Utagawa Kunisada (Toyokuni III)

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Sumō prints Utagawa Kunisada

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Toyokuni signed prints


In 1994, Lawrence Bickford’s “Sumo and the Woodblock Print Masters” was published. This book remains the most comprehensive history of the representation of Sumō in Japanese woodblock prints.

For about 50 years, during the period circa 1775-1825, Sumō prints were designed nearly exclusively by Katsukawa School graphic artists. The dominance of their school in this genre ended in the second half of the 1820’s. For the rest of the Edō era and during the Meiji period, prints of this type were executed exclusively by artists of the Utagawa school. During the last four decades of the Edō era, the most productive of all was Utagawa Kunisada. Bickford states in his book that around 300 Sumō prints by Kunisada are known. Meanwhile, the ‘Kunisada Project’ lists about 740 (March 2020).  Furthermore, I believe that some hundreds of his Sumō prints are still missing.

Bickford dates some prints depicting two wrestlers in a bout, and signed ‘Kōchōrō Kunisada’, to the year 1828. He suggests that these were Kunisada’s first true Sumō prints, and that the few examples of earlier works were all designs of legendary Sumō bouts. Therefore those precedents are in fact musha-e, and not true Sumō prints.
Apart from that, an exact dating of most of the Sumō prints is difficult. There are actually 41 illustrations signed ‘Gototei Kunisada’, whereas all other designs before 1844 are signed with the go-name ‘Kōchōrō Kunisada’. The name ‘Gototei’ is the earlier of the two signatures, and therefore I believe some of these 41 prints certainly were produced prior to 1828.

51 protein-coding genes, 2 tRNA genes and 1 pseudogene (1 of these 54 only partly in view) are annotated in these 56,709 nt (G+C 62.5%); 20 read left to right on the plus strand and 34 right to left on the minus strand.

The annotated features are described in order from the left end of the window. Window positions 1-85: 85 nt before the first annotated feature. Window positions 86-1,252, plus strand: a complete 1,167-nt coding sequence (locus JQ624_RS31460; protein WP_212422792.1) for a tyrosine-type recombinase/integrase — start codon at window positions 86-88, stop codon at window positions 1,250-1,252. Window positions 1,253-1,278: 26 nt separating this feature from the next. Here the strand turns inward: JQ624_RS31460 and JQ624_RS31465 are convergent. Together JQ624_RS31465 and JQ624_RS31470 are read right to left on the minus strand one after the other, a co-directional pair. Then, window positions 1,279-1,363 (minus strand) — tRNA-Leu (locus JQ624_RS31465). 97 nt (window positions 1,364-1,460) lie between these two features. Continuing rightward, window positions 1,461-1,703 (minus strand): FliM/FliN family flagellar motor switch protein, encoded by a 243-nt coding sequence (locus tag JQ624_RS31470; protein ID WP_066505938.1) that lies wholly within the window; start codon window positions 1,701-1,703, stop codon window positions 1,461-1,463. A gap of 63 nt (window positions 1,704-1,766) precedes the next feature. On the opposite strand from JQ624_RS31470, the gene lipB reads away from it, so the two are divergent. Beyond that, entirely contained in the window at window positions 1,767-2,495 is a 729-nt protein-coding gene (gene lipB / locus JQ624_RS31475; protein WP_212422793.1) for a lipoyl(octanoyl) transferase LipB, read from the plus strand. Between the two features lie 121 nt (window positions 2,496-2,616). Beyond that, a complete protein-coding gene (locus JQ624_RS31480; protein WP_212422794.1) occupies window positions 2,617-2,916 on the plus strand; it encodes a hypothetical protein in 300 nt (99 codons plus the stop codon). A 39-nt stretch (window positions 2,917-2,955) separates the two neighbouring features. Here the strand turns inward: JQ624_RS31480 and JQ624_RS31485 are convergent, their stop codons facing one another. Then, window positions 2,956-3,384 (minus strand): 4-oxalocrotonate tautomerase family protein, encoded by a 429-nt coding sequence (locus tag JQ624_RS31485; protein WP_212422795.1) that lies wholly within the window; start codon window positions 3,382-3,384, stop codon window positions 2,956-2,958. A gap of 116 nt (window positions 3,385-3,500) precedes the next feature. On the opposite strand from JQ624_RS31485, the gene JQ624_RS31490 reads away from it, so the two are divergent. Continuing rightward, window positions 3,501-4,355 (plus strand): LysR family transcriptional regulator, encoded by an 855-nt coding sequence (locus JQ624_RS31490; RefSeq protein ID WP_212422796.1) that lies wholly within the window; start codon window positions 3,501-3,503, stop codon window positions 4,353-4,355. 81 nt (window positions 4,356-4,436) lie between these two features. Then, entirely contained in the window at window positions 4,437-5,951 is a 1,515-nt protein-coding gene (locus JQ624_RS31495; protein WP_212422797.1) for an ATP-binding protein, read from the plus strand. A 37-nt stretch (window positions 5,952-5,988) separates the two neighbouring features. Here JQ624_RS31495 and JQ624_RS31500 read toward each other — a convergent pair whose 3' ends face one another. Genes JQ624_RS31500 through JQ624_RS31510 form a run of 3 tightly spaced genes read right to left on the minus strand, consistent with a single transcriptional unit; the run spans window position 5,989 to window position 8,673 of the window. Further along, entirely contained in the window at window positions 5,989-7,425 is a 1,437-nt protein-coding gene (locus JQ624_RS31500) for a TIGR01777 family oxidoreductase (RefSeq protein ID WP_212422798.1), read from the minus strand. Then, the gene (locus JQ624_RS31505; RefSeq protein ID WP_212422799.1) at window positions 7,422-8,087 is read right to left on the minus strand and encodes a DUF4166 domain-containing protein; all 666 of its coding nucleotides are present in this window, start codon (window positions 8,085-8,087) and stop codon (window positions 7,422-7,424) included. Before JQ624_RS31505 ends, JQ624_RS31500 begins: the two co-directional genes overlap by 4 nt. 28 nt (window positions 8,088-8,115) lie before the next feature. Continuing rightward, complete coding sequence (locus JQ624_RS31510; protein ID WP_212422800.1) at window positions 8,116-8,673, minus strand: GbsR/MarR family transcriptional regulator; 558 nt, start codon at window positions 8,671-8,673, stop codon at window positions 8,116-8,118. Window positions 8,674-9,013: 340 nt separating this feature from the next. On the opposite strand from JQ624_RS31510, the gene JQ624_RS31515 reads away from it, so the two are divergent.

The wrestlers (sumōtori) are represented as figure portraits, most of them wearing wrestling belts (mawashi) in the Sumō arena (dohyō). Only about 10 percent of the prints depict them in street attire. By request of the publishers, Kunisada first depicted exclusively wrestlers belonging to the makuuchi league (senior league). Then from around 1840 on, probably in connection with the Tenpō reforms, he also depicted wrestlers of the jūryō league (junior league). On triptychs not depicting the dohyōiri (entering the ring ceremony), wrestlers from the ‘stables’ (heya) are also shown, whose rank was below the two highest leagues of professional Sumō. In certain prints which depict yokozuna during their individual dohyōiri, these low-ranked attendants, belonging to the heya of the yokozuna, also appear.

Until the end of the Edō era, two great Sumō tournaments were held each year in Edō. Those tournaments, called ‘kanjin ōzumō’, had already been allowed by the government, since the early 18th century, for the purpose of raising funds for shrines and temples. By the beginning of the 19th century, these tournaments had become a lucrative business, and the receipts began to be taken by the promoters and by the sumōtori themselves. The publishers of woodblock prints wanted to participate in the great success of the Sumō tournaments and ordered the graphic designers to sketch the heroes of the arena on paper with the intent of selling them profitable to the audience.

In these prints, the dohyōiri are separated into the East Division (higashi no kata), and West Division (nishi no kata), in some cases both together in one print composition. The wrestlers themselves are ordered by the rank given in ranking lists (banzuke) which were updated after each tournament. Other subjects include famous Sumō bouts, the referees (gyōji), the coaches (toshiyori) and the sumōtori in leisure time strolling or relaxing.